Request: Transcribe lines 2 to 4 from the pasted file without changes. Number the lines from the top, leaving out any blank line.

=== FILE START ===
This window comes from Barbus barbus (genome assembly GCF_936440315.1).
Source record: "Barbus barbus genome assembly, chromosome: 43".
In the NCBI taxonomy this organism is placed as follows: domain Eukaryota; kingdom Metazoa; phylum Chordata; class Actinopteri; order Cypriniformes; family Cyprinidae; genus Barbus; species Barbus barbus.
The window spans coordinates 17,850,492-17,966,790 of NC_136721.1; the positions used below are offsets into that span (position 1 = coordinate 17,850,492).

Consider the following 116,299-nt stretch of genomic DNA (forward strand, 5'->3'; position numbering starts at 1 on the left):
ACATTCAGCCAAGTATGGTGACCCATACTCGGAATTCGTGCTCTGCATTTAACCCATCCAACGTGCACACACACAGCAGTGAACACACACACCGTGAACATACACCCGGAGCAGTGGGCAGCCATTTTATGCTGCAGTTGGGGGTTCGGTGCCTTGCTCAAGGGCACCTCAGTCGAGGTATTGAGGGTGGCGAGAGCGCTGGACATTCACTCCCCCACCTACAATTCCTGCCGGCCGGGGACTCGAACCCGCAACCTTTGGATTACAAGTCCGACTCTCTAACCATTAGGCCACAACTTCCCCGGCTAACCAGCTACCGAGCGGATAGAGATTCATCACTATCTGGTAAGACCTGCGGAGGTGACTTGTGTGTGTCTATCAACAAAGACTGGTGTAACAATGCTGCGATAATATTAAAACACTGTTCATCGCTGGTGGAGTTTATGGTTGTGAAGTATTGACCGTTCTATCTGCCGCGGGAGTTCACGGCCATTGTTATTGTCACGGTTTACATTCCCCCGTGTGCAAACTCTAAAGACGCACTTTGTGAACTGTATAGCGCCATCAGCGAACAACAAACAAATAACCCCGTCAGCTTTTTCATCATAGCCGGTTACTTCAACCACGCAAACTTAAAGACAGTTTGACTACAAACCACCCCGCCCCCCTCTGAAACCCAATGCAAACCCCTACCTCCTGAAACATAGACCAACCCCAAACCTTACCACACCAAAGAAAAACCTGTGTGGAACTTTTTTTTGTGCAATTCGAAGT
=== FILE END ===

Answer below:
Source record: "Barbus barbus genome assembly, chromosome: 43".
In the NCBI taxonomy this organism is placed as follows: domain Eukaryota; kingdom Metazoa; phylum Chordata; class Actinopteri; order Cypriniformes; family Cyprinidae; genus Barbus; species Barbus barbus.
The window spans coordinates 17,850,492-17,966,790 of NC_136721.1; the positions used below are offsets into that span (position 1 = coordinate 17,850,492).